Miklós Szabó was made to keep livestock by coincidence, namely by his next-door neighbours. In fact, they were the ones who persuaded him into keeping geese on the off-colour ﬁelds of Szatmár. Since the foundation in 1991, business soared quite well: Tranzit-group today supplies roughly 20 percent of goose meat of the European market – approximately 50 percent of the Hungarian one – with almost two million livestock processed at the slaughterhouse every year.
The road to success, however, proved to be rather steep and bumpy. The market, on which they intended to set foot on, is not an easy one. Goose meet is mostly sough after in Austria and Germany, and only twice a year following a seasonal pattern: for St. Martin’s Day and at Christmas. Therefore, production needs to be ﬁnanced all year round, while the revenue only arrives at the end of the year, making the industry highly prone to price volatilities.
Since the beginnings, breeding technology has changed completely, which made signiﬁcant investments necessary. That is to say, the practice of driving out the animals to the sprout has gone obsolete and closed garden farming prevailed. Thus the share of forage feed has increased within their expenditure, while that is what production price relies upon. Thanks to the series of investments carried out in succession, they are no longer dependent on suppliers, as they produce the required 80100 thousand tons of feed for the livestock under their own power. They purchased their own slaughterhouse in 2010 and ever since they have covered the whole range of related activities from marketing authorisation via processing through to sales. The ﬁrst company of the group, Tranzit-Ker Zrt. deals with breeding, while Tranzit-Food Kft. is in charge of processing and trade.
Besides, they have started breeding ducks as well, which proved useful to get through troubled times. Since duck products are cheaper than those made of geese, demand for them is more balanced as well. They supply signiﬁcant amounts of duck products to Japan and Canada among others, but thanks to the changing consumption patterns, the domestic market is getting stronger too. As the group has never resorted to the engagement of a ﬁnancially strong investor, nor did it get involved in privatisation, they had to build up everything as based on the principles of the free market.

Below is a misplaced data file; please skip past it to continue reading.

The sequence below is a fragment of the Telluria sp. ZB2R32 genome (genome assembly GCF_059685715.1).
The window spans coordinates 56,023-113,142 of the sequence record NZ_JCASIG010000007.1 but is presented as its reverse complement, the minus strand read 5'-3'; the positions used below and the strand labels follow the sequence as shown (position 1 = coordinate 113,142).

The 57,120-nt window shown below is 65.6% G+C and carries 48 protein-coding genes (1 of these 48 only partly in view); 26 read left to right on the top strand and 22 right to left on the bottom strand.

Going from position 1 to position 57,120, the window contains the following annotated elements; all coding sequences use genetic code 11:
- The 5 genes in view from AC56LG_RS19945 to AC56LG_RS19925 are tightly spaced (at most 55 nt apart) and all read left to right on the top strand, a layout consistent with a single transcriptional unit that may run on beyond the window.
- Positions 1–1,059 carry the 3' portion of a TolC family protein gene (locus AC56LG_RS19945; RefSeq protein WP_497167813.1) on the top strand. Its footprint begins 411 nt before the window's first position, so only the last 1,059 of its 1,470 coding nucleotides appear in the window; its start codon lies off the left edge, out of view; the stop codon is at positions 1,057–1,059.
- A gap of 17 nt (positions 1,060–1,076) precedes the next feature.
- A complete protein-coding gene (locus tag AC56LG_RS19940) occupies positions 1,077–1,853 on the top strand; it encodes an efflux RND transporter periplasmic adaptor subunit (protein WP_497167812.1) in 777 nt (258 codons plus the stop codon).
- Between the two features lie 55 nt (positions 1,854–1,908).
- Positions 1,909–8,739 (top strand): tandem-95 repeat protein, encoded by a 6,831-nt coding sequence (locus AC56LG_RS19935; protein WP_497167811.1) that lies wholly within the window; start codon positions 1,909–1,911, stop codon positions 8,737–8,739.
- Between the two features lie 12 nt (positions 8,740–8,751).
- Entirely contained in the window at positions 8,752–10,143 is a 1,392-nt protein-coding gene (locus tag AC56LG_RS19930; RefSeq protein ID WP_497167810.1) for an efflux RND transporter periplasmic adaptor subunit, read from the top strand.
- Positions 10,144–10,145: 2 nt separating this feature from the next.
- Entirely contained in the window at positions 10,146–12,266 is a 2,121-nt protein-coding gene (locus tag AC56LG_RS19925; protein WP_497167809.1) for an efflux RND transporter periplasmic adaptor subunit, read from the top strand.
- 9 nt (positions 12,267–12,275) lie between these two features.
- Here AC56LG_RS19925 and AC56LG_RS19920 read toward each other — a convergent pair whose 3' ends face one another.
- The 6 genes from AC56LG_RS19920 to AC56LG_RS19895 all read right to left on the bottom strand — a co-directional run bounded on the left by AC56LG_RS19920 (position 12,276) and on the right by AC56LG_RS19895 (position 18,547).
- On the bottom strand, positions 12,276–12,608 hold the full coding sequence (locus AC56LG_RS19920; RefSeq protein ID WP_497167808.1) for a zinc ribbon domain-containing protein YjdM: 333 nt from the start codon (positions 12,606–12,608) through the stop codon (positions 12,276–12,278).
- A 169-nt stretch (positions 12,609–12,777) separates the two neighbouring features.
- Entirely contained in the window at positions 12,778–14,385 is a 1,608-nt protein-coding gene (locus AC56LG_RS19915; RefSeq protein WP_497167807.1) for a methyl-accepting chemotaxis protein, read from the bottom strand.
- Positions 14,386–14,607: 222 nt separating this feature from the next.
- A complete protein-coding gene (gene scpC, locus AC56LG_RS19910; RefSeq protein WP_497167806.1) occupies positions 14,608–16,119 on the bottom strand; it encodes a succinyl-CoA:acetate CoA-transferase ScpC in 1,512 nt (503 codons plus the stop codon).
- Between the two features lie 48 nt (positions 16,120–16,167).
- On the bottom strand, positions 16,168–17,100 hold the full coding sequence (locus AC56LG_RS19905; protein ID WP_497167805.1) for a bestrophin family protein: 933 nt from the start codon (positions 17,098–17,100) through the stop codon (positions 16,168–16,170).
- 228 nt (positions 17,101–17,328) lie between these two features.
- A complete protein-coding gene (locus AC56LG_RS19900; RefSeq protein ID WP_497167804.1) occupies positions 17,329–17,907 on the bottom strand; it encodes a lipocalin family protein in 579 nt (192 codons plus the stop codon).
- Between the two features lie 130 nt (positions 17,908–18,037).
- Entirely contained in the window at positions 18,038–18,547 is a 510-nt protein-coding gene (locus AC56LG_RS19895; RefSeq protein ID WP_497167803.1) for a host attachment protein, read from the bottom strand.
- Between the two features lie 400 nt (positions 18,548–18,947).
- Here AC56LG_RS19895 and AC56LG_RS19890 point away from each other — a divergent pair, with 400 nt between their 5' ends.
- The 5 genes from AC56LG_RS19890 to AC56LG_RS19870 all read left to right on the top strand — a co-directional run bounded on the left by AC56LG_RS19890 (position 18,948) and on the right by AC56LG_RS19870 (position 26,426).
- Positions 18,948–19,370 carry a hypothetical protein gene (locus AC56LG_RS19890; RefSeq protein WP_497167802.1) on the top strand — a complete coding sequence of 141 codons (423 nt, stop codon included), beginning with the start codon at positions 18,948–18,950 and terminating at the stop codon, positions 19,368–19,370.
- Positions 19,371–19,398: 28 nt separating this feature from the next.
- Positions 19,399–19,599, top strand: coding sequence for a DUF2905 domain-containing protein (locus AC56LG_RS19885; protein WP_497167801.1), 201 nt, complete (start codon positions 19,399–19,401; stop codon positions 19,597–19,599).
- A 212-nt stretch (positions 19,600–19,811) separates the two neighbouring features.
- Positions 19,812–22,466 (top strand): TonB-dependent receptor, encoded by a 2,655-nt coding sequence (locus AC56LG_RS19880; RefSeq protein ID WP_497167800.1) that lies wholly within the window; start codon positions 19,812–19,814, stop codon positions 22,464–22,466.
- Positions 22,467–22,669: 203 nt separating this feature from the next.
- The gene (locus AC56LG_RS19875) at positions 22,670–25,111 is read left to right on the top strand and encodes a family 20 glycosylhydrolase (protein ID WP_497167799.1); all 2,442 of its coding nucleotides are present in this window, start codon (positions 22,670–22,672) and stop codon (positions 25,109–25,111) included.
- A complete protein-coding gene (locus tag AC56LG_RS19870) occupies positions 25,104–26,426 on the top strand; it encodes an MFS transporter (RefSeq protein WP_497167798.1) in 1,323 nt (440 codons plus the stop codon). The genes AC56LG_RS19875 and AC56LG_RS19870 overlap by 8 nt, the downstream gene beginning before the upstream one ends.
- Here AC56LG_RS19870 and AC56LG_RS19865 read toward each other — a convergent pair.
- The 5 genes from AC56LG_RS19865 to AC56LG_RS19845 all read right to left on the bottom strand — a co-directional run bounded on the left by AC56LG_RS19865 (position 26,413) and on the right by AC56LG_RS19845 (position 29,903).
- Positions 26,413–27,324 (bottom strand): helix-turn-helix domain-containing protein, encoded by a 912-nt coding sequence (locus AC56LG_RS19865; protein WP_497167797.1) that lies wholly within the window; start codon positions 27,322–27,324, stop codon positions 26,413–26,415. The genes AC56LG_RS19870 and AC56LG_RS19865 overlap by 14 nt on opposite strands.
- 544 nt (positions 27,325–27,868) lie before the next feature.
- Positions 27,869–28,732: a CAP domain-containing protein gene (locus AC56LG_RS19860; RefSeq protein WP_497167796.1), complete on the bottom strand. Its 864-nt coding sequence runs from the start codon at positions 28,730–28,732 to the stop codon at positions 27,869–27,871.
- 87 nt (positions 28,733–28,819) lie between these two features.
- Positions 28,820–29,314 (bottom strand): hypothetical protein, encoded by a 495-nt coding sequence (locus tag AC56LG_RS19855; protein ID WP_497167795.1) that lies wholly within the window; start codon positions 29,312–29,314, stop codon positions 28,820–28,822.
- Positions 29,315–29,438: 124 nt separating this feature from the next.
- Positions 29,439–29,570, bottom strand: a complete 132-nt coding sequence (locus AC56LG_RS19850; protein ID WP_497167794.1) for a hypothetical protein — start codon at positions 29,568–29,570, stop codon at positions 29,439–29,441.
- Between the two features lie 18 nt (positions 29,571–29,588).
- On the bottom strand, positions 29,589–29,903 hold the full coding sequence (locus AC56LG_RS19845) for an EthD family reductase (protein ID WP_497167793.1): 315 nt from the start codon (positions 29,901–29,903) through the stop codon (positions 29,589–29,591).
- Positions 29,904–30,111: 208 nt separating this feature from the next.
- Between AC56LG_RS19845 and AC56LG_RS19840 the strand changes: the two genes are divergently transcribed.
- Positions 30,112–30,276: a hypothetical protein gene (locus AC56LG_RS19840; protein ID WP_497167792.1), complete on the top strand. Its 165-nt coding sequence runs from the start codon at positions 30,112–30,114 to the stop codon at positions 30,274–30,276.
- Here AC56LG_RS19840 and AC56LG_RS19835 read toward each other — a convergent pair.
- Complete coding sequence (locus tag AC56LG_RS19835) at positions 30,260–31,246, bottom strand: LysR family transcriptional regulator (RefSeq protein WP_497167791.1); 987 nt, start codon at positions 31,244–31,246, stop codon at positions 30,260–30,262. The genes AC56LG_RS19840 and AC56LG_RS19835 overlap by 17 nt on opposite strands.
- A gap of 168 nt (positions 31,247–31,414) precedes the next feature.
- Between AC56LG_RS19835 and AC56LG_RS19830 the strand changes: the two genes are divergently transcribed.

‘As opposed to most of our competitors, we constantly ploughed back our proﬁt and never stopped developments,’ says Miklós Szabó brieﬂy, who claims this to be the secret to their success.
They are cautious with foreign expansion: they chose to postpone the construction of a 10 billion-forint factory in China when they realised that they would not be able to retain full control over their subsidiary in the long run. Their products reach many far-eastern countries without this investment anyway. In addition, a nearly 100 million-dollar fowl keeping system in Kazakhstan is now pending, for which they would provide their professional know-how.
Despite its size, the group, employing a thousand people, has been able to maintain its nature as a family business: the founder not only works together with his brother, but their children have also joined. Insomuch that the founder’s son Ákos Szabó has been elected as the number one leader of Tranzit-Ker Zrt. They all agree that their prospects are promising: the world’s population is growing not only in numbers, but also ﬁnancially. By now, a number of African countries have large enough purchasing power to effectively demand their products. ‘Under such circumstances, the food industry is set to expand,’ claims Miklós Szabó. As for the company, this change of global demand is now manifesting in a development project worth 12 billion forints. As part of the project, they will upgrade all workﬂow processes by 2018.